We also utilize multi-stakeholder efforts to protect and promote Internet freedom, a foreign policy priority for the U.S. government.  The United States is the 2023 Chair of the Freedom Online Coalition, a group of 36 like-minded governments committed to work together to support Internet freedom and protect fundamental human rights such as free expression, association, assembly, and privacy online worldwide.  Civil society plays an integral role via the Coalition’s Advisory Network, providing expert advice to the governments and convening thematic events.

We also work with international partners in bilateral and multilateral forums to encourage strong and sustained support for media freedom and freedom of expression.  Since the first Summit for Democracy, the U.S. government has deepened its engagement with the Media Freedom Coalition, a like-minded grouping of 52 countries that advocates for media freedom, particularly in repressive media environments, and draws attention to journalists under threat.  Another example of multilateral collaboration to reach shared goals is the Community of Democracies, a global intergovernmental coalition committed to taking concerted action to promote and protect democracy.  In 2000, more than 100 countries signed on to the Community’s founding document – the Warsaw Declaration – and in doing so, agreed to adhere to the Declaration’s 19 principles of democracy.  As members of the Governing Council, the United States, Nigeria, and 26 other states work hand-in-hand with global civil society representatives to take joint action, including when democracy is under threat.

I am also encouraged by our longstanding partnership with the African Union and the critical leadership demonstrated by the AU in its efforts to promote good governance and democratic principles, including through the African Charter on Democracy, Elections, and Governance, of which most African nations are signatories.  We look forward to collaborating with the AU on the implementation of the objectives outlined in the Charter, including as related to fostering civic participation and holding democratic elections that are credible in the eyes of the people.  Democracy is also a core value of the United Nations, and we have advanced democratic norms through close engagement and multilateral funding of a variety of UN agencies – including the UN Development Programme (UNDP), the United Nations Democracy Fund (UNDF), the UN Department of Political and Peacebuilding Affairs (DPPA), and the Office of the High Commissioner for Human Rights (OHCHR).  These agencies promote good governance, conduct election monitoring, assist in the drafting of new constitutions, and support the political participation of women.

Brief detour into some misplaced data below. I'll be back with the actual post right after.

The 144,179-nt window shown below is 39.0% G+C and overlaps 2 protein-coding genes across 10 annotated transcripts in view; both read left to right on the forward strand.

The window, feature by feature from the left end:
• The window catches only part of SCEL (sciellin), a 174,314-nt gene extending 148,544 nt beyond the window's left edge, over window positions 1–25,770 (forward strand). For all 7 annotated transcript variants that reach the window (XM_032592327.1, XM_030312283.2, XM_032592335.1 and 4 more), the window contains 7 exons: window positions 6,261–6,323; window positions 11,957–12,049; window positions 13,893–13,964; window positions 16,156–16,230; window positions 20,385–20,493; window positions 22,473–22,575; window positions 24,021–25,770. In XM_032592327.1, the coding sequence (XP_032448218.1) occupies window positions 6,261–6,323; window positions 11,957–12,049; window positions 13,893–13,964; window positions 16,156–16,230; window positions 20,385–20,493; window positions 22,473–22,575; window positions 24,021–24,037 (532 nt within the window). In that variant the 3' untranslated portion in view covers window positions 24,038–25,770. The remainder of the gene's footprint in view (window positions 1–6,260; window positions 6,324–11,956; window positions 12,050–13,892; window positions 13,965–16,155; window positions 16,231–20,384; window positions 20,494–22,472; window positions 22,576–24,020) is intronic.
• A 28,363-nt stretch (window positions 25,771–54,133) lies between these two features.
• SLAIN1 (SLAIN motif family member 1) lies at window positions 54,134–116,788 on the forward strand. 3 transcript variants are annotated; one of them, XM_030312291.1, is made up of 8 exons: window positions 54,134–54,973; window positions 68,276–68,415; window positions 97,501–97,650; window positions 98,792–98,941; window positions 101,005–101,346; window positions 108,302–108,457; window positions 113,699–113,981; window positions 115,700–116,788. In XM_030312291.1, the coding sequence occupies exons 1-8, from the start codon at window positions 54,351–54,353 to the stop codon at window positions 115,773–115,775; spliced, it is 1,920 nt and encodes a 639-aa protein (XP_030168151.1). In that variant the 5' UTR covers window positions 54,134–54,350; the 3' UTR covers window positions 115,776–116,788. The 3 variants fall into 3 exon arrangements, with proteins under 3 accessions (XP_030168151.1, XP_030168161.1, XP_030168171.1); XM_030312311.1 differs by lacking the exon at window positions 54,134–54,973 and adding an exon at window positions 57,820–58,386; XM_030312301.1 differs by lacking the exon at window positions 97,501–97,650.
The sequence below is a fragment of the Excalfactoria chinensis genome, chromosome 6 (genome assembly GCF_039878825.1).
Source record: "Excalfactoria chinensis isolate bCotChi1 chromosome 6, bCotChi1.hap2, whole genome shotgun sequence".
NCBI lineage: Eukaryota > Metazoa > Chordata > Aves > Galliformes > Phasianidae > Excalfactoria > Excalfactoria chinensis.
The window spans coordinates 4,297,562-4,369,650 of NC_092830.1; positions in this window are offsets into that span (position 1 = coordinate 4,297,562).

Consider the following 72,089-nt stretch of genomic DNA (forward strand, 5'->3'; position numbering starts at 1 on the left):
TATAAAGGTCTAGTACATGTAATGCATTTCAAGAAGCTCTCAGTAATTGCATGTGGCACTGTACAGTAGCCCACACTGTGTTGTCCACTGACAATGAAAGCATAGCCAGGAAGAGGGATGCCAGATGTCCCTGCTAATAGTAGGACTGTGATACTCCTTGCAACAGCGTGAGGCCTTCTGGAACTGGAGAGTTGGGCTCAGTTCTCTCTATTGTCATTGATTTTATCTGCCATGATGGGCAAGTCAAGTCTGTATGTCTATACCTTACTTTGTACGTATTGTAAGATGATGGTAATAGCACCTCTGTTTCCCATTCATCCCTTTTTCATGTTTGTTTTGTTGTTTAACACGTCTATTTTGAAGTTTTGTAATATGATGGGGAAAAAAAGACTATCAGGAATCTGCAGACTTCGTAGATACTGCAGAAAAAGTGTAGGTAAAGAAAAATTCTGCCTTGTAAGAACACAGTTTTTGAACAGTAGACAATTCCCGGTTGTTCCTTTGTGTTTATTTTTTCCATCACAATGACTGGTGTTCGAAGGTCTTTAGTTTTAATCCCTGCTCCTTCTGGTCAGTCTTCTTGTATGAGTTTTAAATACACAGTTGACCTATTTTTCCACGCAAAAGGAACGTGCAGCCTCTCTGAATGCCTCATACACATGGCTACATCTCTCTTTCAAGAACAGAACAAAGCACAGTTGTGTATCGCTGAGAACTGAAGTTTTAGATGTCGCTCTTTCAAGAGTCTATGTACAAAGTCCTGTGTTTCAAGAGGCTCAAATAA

These are only a few examples of collective efforts to advance our shared democracy and human rights priorities.  I would encourage you to consider your country’s engagement in some or all of these organizations and initiatives – either aiming for new engagement, or deepening involvement for those currently engaged.  As we work to strengthen democracy throughout the world, we must continue to diversify our partnerships, looking beyond traditional ties and organizations.  In doing so, we grow the global community of individuals and entities working to protect and promote democracy.

With this historic second Summit almost behind us, we must remember that the work continues.  Democratic partners must do our part to stop enabling authoritarians; be clear and unapologetic about the virtues of democracy and tireless in our efforts to uphold and defend it; protect press freedom and personal expression; promote inclusion and equality for all; strengthen transparency and accountability for the corrupt; and dramatically ramp up support for human rights defenders and for countries and regions at critical junctures.  These commitments will require ingenuity and courage, and in some cases may require a reconsideration of priorities and budgets.  Strengthening our inclusiveness on democracy renewal is a key goal of the Summit and of the President’s policy vision more broadly.  I look forward to close partnership with you all in the months and years ahead as we continue heeding the Summit’s charge to make our countries — and the world — more just, equitable, informed, and free.  Thank you.

U.S. Department of State